Bénédicte Kurzen

Bénédicte Kurzen's photographic career began when she moved to Israel in 2003, covering news as a freelancer in the Gaza Strip, Iraq, and Lebanon.

In 2004, her photography developed from hard news to a more documentary style with her work on the lives of volunteer suicide bombers and widows in the Gaza Strip. Kurzen contributed with this work to the “Violence Against Women” group project, in collaboration with Amnesty International and Médecins Sans Frontières (MSF).

Kurzen holds a master’s degree in contemporary history from the Sorbonne, in Paris. She wrote her final essay about the “myth of the war photographer,” which inspired her to become a visual storyteller herself. For the past 10 years, Kurzen has been covering conflicts and socioeconomic changes in Africa. In South Africa, where she was based, she explored some of the deepest social challenges of the post-apartheid society producing “Next of Kin,” “The Boers Last Stand,” and “Amaqabane,” on the life of former anti-apartheid combatants. The latter was produced for the prestigious World Press Joop Swart Masterclass 2008.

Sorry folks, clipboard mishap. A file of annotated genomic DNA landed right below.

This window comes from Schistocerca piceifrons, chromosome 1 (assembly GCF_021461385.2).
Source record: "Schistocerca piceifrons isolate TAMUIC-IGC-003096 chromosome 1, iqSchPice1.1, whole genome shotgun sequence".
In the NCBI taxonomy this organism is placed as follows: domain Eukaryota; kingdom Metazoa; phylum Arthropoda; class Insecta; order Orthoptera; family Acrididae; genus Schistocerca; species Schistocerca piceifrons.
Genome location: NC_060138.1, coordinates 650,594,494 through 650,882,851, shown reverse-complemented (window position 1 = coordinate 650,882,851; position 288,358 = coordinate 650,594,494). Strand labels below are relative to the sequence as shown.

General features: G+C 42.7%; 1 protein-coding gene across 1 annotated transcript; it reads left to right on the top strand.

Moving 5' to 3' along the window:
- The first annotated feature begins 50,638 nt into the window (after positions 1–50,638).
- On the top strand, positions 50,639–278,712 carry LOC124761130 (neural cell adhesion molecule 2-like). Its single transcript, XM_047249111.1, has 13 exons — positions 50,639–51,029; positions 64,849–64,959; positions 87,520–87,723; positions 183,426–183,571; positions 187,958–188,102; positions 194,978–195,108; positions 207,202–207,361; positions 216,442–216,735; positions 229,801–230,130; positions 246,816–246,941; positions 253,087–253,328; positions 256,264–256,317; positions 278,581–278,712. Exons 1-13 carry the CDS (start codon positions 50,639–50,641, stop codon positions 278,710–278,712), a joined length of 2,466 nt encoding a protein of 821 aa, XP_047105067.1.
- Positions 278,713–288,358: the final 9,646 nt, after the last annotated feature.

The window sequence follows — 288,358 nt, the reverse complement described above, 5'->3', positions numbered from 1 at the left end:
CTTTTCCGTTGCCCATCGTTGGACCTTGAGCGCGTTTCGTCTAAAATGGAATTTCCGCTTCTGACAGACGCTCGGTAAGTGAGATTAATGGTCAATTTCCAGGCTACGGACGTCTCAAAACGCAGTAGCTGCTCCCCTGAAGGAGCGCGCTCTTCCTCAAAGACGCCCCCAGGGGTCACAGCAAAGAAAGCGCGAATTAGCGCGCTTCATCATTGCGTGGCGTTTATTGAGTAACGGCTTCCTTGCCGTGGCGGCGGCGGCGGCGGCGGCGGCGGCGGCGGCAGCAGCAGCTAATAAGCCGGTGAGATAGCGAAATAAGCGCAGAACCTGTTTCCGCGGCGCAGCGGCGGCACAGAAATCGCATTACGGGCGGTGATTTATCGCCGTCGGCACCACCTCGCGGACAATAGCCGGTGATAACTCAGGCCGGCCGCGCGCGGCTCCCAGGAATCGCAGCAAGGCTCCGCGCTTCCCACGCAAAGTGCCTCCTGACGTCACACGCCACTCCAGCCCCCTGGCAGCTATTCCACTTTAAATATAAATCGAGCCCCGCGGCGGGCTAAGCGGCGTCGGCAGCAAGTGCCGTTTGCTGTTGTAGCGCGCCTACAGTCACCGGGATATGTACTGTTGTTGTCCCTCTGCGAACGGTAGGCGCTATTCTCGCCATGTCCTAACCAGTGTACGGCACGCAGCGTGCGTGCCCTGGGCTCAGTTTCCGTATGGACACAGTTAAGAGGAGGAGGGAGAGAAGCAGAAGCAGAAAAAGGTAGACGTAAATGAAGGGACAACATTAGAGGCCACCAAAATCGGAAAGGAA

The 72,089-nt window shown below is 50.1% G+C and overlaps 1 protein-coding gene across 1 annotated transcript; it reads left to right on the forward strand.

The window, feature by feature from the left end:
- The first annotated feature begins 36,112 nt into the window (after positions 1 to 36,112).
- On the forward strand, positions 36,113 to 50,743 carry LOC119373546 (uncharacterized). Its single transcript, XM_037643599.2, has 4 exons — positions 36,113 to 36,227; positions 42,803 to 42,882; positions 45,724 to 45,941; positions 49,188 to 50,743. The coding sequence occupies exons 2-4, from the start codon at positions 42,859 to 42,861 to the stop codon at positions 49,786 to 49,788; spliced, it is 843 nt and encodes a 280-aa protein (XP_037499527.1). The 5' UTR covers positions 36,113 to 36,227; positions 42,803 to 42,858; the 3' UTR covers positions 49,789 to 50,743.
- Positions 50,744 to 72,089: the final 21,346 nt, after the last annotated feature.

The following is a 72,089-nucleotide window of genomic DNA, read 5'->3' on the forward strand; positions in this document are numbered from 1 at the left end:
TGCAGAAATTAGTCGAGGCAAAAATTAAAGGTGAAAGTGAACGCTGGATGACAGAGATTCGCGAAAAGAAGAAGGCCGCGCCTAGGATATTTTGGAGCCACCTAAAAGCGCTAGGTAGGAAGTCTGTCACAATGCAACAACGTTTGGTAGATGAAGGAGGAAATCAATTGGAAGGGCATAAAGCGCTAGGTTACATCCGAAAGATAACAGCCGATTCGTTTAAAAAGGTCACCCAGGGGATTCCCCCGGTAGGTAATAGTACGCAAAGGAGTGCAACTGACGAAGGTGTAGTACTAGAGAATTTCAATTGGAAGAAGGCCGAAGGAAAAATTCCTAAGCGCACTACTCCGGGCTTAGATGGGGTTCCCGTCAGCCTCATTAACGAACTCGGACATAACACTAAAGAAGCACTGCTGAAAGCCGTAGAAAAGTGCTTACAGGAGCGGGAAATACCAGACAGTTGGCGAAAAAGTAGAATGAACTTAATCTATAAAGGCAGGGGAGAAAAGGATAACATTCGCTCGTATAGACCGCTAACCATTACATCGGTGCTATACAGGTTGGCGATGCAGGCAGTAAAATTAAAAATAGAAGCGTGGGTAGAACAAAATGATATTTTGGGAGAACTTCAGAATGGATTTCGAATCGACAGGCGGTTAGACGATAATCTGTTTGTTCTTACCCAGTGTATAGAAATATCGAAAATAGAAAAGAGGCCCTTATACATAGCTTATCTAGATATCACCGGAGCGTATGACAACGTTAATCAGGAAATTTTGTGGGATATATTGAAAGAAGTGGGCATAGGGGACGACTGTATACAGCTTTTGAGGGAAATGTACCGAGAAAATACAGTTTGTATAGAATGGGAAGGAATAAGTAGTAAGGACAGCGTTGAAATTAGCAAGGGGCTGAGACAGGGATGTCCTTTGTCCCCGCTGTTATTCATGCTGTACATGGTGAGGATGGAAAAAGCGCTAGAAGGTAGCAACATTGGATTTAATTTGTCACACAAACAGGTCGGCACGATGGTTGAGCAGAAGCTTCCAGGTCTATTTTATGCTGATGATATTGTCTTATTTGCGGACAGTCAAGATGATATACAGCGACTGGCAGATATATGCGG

In 2011, Kurzen received a grant from the Pulitzer Center, which allowed her to produce a body of work on Nigeria, “A Nation Lost to Gods.” Her work has been screened and exhibited at Visa pour l’Image and was nominated for the Visa d’Or in 2012. After becoming a NOOR full member in 2012, she moved to Lagos to pursue her coverage of Africa, with a focus on Nigeria. This resulted in the 2015 exhibition “Shine Ur Eye” with Robin Maddock and Crisitina de Middel, which traveled from Photo London to the Lagos Photo Festival and more. She also became an adjunct lecturer at the American University of Nigeria, in journalism.

Kurzen won a World Press Photo award for her collaborative project with NOOR photographer Sanne De Wilde, "Land of Ibeji," in 2019.

Read more about Kurzen and her work at https://www.noorimages.com/benedicte-kurzen.